The best things about Windows 11 are these hidden Easter Eggs and features

Man hiding behind an open laptop
(Image credit: Yuricazac / Shutterstock)

Windows 11 is fine but I have to admit, I’m not in love with it. Can you love an operating system? Should you?

You probably should – operating systems, be they on your laptop, such as Windows 11 or macOS, or on your mobile device, like Android or iOS, are your main way to interact with your devices, so if you don’t like the OS, then you probably won’t like the device.

So, what about Windows 11? Meh. It does the job and doesn’t actively annoy me like some versions of Windows have in the past, but it hasn’t really justified its existence by being a noticeable improvement on Windows 10.

But what I do love about Windows 11 is some of the fun hidden Easter Eggs that give the operating system something that it often lacks: a personality.

Some offer a light chuckle, while others are fun hidden games that can help you beat the boredom without having to install anything and get in trouble with your IT department. Here are the best Windows 11 Easter Eggs I’ve found so far:

R2D2 and C3-PO from Star Was in Ascii text

(Image credit: Microsoft)

Watch Star Wars from the Command Prompt

Fancy popping over to a galaxy far, far, away? You can do this through the Command Prompt, in one of the coolest – and oldest – Windows Easter Eggs in the world.

In Windows 11’s search bar, type in “Turn Windows features on or off”. Press return, and in the window that appears, scroll down to “Telnet Client” and click the box next to it, then ‘OK’.

Screenshot of the Windows Features window in Windows 11

(Image credit: Microsoft)

You may be prompted to restart your PC. Once done, press the Win + R keys on your keyboard and enter the following:


Press return, and the command prompt will appear and the iconic Sci-Fi movie will begin… in ASCII form, or American Standard Code.

Shake a window to minimize everything else

This is a handy hidden feature that can help you quickly minimise every window except for the one you’re working on. It’s useful if you have a cluttered desktop and you want to just focus on a single application.

While this was a feature in previous versions of Windows, for some reason Microsoft decided to hide it away in Windows 11 and turned it off by default.

Windows 11 settings page showing option to turn on Title bar window shake

(Image credit: Microsoft)

However, you can turn it back on by going to Settings > System > Multi-tasking. Where it says “Title bar window shake”, make sure the toggle is set to ‘On’.

Now click the title bar at the top of the window of the app you want to keep open, and while keeping the mouse button pressed, quickly shake the window left and right. You should see any windows in the background minimize, leaving just the one app on your desktop.

Don’t worry, the apps haven’t close, they are just minimized, and you can bring them back up quickly and easily by clicking their icons in the taskbar.

Windows 11 voice text app in action

(Image credit: Microsoft)

Use your voice to type – anywhere

This is perhaps less of an Easter Egg, and more of a really useful feature that for some reason Microsoft doesn’t want to shout about.

In Windows 11, you can use your voice to type into pretty much any app you like, be it Word, Notepad, or a web browser – and you don’t need to buy expensive voice recognition software to do it.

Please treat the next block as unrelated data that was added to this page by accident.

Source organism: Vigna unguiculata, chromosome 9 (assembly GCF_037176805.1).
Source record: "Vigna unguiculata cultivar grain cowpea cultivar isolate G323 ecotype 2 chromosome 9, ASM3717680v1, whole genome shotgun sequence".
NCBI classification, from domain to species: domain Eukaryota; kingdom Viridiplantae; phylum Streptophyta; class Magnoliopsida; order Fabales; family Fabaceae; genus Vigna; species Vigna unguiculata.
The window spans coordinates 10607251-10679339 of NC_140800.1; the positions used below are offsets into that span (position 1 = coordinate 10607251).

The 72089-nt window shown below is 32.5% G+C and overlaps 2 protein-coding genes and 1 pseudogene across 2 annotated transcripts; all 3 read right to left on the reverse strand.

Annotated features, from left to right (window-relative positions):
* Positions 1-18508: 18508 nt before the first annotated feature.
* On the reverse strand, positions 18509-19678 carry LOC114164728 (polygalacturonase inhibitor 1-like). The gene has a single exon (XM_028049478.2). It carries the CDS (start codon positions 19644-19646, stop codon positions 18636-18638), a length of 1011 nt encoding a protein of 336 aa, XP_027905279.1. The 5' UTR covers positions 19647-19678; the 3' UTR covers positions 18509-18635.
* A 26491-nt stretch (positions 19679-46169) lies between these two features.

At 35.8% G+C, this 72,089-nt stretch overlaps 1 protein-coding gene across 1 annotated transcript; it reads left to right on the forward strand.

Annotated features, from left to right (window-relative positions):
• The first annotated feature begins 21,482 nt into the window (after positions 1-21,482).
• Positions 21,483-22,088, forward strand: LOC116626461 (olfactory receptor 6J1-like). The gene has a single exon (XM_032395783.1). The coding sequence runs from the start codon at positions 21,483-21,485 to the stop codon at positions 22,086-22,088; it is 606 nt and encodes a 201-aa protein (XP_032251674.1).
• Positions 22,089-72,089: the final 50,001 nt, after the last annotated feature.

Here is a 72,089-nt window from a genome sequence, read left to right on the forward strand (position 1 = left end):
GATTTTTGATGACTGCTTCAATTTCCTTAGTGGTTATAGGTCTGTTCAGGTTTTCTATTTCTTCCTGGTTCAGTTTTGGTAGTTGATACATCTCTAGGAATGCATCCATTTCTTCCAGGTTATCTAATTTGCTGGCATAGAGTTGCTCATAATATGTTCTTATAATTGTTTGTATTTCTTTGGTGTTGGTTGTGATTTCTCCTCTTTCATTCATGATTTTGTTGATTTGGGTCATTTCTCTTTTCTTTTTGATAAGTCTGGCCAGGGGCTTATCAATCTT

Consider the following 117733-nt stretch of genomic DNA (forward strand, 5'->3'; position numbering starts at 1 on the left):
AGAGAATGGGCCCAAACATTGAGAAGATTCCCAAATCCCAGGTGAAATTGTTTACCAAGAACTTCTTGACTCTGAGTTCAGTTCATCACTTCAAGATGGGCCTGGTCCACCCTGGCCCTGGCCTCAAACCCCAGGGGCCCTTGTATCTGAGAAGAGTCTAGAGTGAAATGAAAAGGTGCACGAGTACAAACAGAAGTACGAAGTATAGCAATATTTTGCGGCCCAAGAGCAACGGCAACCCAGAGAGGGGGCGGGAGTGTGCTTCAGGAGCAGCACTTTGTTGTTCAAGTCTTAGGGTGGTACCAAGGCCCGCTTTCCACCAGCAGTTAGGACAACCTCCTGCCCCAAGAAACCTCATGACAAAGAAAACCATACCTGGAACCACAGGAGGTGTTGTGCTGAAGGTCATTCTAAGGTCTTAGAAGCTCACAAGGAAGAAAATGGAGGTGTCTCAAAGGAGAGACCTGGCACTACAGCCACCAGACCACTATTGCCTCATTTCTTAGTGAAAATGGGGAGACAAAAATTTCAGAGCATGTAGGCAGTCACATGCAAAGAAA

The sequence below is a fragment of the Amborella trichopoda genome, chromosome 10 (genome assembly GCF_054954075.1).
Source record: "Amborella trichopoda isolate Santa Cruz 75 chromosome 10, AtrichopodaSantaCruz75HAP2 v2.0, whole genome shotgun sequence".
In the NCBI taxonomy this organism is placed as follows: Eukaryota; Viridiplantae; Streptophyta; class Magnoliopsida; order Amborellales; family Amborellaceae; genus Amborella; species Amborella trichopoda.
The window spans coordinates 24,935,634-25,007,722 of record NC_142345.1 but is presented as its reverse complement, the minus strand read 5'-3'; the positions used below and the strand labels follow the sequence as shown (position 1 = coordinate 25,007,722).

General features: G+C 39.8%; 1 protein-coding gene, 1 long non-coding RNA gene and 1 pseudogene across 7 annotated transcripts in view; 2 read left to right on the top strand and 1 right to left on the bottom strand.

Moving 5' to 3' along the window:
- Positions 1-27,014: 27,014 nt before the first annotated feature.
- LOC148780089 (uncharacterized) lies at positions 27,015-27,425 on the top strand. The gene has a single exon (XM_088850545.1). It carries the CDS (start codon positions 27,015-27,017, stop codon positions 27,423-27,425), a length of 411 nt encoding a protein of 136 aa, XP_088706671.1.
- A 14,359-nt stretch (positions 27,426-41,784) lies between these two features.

Instead, click in the text box where you want to write, then click the Windows Key + H on your keyboard. A little app will pop up and will start recording. When you speak, your words will be typed out, and you can also add automatic punctuation to make things even easier.

It’s a great accessibility tool, and it works really well thanks to Microsoft using online speech recognition, so it should accurately note down everything you say without you having to train it.

Windows 11 Notepad Spinning Cog

(Image credit: Microsoft)

Spinning cogs

While those last two hidden features are genuinely useful, this Easter Egg isn’t – but it’s cute, nonetheless.

In Windows 11, if you see a cog icon (such as in Notepad), click and hold it, then swipe and let go. The cog should then spin. You can also right-click it to make it spin as well.

Sure, it’s not particularly useful, but it’s a fun little animation that gives Windows 11 bit of personality.

The hidden Surf game in Edge web browser

(Image credit: Microsoft)

Play the hidden Surf game

If you don’t (or can’t, if you’re at work with a strict IT policy) have any games installed on your Windows 11 device, don’t worry, there’s still a way to waste some time and unwind.

Open up the Edge web browser, which is installed by default in Windows 11, and type in:


...into the address bar. A fun, addictive, game will appear where you play as a surfer. Use your mouse or keyboard to avoid obstacles and beat your best high score. 

It’s a simple game that doesn’t need an internet connection to play, and for those of you who are old enough, it brings back fond memories of the iconic Ski Free game, which used to come with early versions of Windows.

We've also collected the best free PC games if you fancy more.

Matt Hanson
Managing Editor, Core Tech

Matt is TechRadar's Managing Editor for Core Tech, looking after computing and mobile technology. Having written for a number of publications such as PC Plus, PC Format, T3 and Linux Format, there's no aspect of technology that Matt isn't passionate about, especially computing and PC gaming. He’s personally reviewed and used most of the laptops in our best laptops guide - and since joining TechRadar in 2014, he's reviewed over 250 laptops and computing accessories personally.